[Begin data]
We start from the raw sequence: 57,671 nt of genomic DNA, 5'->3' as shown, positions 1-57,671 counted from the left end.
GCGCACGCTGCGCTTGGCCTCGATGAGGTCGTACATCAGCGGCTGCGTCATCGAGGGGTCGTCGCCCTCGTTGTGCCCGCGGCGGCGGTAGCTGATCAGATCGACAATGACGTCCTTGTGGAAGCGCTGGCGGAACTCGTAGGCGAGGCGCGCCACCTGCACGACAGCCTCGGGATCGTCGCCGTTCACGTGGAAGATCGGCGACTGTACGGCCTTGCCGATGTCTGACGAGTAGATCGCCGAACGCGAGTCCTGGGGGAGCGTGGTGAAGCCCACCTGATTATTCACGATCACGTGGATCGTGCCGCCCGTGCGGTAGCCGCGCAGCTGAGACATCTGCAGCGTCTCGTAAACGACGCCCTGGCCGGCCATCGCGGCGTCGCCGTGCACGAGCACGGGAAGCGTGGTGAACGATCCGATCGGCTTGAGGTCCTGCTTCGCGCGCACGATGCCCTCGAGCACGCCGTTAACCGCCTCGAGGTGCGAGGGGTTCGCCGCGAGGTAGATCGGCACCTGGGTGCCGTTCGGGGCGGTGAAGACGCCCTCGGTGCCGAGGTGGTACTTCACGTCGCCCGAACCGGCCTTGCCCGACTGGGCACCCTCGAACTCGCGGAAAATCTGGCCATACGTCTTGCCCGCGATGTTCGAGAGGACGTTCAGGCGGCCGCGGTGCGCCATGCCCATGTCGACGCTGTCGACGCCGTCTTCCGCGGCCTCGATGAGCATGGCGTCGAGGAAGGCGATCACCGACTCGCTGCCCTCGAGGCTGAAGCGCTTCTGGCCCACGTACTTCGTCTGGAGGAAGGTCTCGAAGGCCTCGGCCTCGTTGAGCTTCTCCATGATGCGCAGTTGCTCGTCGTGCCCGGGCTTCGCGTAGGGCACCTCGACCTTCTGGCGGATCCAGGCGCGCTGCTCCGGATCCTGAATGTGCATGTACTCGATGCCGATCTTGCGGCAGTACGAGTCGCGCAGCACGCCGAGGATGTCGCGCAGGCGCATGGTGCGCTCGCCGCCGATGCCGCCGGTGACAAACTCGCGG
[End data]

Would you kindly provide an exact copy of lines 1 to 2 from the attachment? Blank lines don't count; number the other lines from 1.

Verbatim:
We start from the raw sequence: 57,671 nt of genomic DNA, 5'->3' as shown, positions 1-57,671 counted from the left end.
GCGCACGCTGCGCTTGGCCTCGATGAGGTCGTACATCAGCGGCTGCGTCATCGAGGGGTCGTCGCCCTCGTTGTGCCCGCGGCGGCGGTAGCTGATCAGATCGACAATGACGTCCTTGTGGAAGCGCTGGCGGAACTCGTAGGCGAGGCGCGCCACCTGCACGACAGCCTCGGGATCGTCGCCGTTCACGTGGAAGATCGGCGACTGTACGGCCTTGCCGATGTCTGACGAGTAGATCGCCGAACGCGAGTCCTGGGGGAGCGTGGTGAAGCCCACCTGATTATTCACGATCACGTGGATCGTGCCGCCCGTGCGGTAGCCGCGCAGCTGAGACATCTGCAGCGTCTCGTAAACGACGCCCTGGCCGGCCATCGCGGCGTCGCCGTGCACGAGCACGGGAAGCGTGGTGAACGATCCGATCGGCTTGAGGTCCTGCTTCGCGCGCACGATGCCCTCGAGCACGCCGTTAACCGCCTCGAGGTGCGAGGGGTTCGCCGCGAGGTAGATCGGCACCTGGGTGCCGTTCGGGGCGGTGAAGACGCCCTCGGTGCCGAGGTGGTACTTCACGTCGCCCGAACCGGCCTTGCCCGACTGGGCACCCTCGAACTCGCGGAAAATCTGGCCATACGTCTTGCCCGCGATGTTCGAGAGGACGTTCAGGCGGCCGCGGTGCGCCATGCCCATGTCGACGCTGTCGACGCCGTCTTCCGCGGCCTCGATGAGCATGGCGTCGAGGAAGGCGATCACCGACTCGCTGCCCTCGAGGCTGAAGCGCTTCTGGCCCACGTACTTCGTCTGGAGGAAGGTCTCGAAGGCCTCGGCCTCGTTGAGCTTCTCCATGATGCGCAGTTGCTCGTCGTGCCCGGGCTTCGCGTAGGGCACCTCGACCTTCTGGCGGATCCAGGCGCGCTGCTCCGGATCCTGAATGTGCATGTACTCGATGCCGATCTTGCGGCAGTACGAGTCGCGCAGCACGCCGAGGATGTCGCGCAGGCGCATGGTGCGCTCGCCGCCGATGCCGCCGGTGACAAACTCGCGG